Struggling with dementia

Yet again I feel compelled to rant about the lack of support for families with a loved one facing the challenge of dementia. It is like a form of bereavement as partners and children see their loved one seem to disappear beyond recognition.

As a carer it is so very difficult to have any resbite and so often the carer becomes ill and emotionally drained. After all they are not trained experts but are sent away from a doctor’s surgery with very little knowledge or information on how to communicate with somebody who is living in a very scary if not frustrating world. Too often dementia patients are taking to day centres where they may not actuualy want to be, it can be intimidating and perhaps one-to-one interaction would suit them better so seek help from a professional locally to you.

For those that are struggling please seek help and remember the Alzheimer’s Society have great information available and all free. If you are looking for a new charity/cause to support then please put this illness on your list.

Celebration of Life

I have just returned from a funeral and we all take what ‘fits well’ for us from the minister’s address. What was particularly nice today was the minister knew the deceased and her family well and it was personal. What I really liked was how he reminded the bereaved that the community were there for them, and in this case it really was true. We were all there to celebrate a life and were united in that.

As I always say in life we only get out what we are prepared to put in and when people give of themselves to others it is no hardship for that kindness to be returned. During the day’s events I had some interesting discussions with various attendees; both friends and family members who openly shared their feelings about loved ones they had lost.

I had a great chat with a lovely elderly lady and we agreed how comforting it is when nice things are said…but more importantly we discussed how it is also true of telling those we love them and appreciate them when they are alive.

I often post saying tell those you love today and every day. Live your life well and as I said to one lady have that second ice-cream..especially on a hot day like today.

Family love

Not only have we been blessed with amazing weather this weekend but many of us are blessed with having a loving family. I count myself in this category and had a beautiful day Saturday at a family wedding. I won’t name names but my niece looked absolutely stunning, and, as she walked to meet her wonderful hubby-to-be a few tears were shed by many a woman…and a few men.

There is nothing better than being surrounded by all generations of family at such special events, and our family has many interesting layers including second marriages. We are really lucky that we all mix well and enjoy each other’s company…we are family and that is all that matters. For a lovely lady that reads my blog you looked fab in that pink dress and you rock that sparkling cane!  

I am apologising publicly for my ‘mum dancing’ no excuses as I was sober – that’s the way I dance!!

Along with the joy of celebrating a beautiful union of a great couple there were moments of reflection of those who are no longer with us to share the day. Indeed, this was even  acknowledged within the speeches. At the end of the evening I collected flowers from the tables and yesterday placed them at church in memory of my own mother who I know would be so proud of all her children, grandchildren and now great grandchildren.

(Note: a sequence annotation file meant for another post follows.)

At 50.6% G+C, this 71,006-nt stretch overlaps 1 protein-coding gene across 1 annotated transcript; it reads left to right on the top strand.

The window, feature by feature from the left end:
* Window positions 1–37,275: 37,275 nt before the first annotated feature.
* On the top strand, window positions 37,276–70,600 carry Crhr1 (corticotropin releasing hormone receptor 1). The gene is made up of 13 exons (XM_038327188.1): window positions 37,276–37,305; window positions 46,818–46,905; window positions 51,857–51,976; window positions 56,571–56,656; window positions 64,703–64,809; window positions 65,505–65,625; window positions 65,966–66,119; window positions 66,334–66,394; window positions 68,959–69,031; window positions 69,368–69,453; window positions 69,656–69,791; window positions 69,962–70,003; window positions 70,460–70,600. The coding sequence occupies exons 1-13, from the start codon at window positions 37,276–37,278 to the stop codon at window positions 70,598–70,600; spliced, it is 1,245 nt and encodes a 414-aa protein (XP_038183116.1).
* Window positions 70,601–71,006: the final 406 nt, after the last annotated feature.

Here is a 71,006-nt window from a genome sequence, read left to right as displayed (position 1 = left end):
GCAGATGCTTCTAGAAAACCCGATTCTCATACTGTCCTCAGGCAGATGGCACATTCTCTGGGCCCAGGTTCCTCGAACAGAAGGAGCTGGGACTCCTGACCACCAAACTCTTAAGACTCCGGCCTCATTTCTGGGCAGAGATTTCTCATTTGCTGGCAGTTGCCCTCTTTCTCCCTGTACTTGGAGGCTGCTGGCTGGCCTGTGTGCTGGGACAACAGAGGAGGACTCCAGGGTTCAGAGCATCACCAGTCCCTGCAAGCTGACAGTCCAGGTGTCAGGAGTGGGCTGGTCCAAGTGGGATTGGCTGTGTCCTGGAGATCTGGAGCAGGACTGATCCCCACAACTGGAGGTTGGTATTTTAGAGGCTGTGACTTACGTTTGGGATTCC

I had an interesting chat with my local minister and we agreed that it is only human to think of those we have loved and lost at times of celebrations and shed tears of happiness for that love we remember and hold dear.

If you know somebody who is recently bereaved make time to see them and allow them to talk freely about their loved one it really does help.

 

What’s wrong with me…get writing

Having many strings to one’s bow often means that some aspects of who we are and what we do get neglected. Mine of late has been my own writing projects in terms of both marketing them and writing itself.

My regular followers and friends know that the past few years I have been a mature student and also working with dementia clients and their families which has taken me away from ‘my writing babies’. So today I am back being a writer and dusting off my manuscripts along with all the other poor tortured writers and back pitching…

At a family event this weekend I was reminded about one of my very special projects now available on Amazon. ‘A Mother’s Love’ which includes great advice from my mentor and best friend:-

Mother-s love (1)

https://www.amazon.co.uk/Annie-Manning/e/B005XXYJL0

Moving forward

After the loss of a loved one it is very hard for the bereaved to move forward and accept a new era of their life without them. For many older married couples the remaining spouse may have been a full time carer for sometime and that became their life’s role.

Speaking to a recently widowed lady I know it is not uncommon for the older generation especially to do everything together and this in itself can make it hard to venture out alone in search of new hobbies.

As with retirement many people find that they at last have time to persue the interests that previously may have been out of the question. With bereavement it is so often the case that a love one will feel an unwarranted sense of guilt to be seen to enjoy themselves.

Whatever your situation it is always a one step at a time process and regaining one’s sense of purpose takes time. For anyone recently bereaved please seek help and talk honestly to those that can offer support. Remember that you do not have to be a regular church-goer to speak to a local minister they are trained professionals and bereavement support is part of their community role.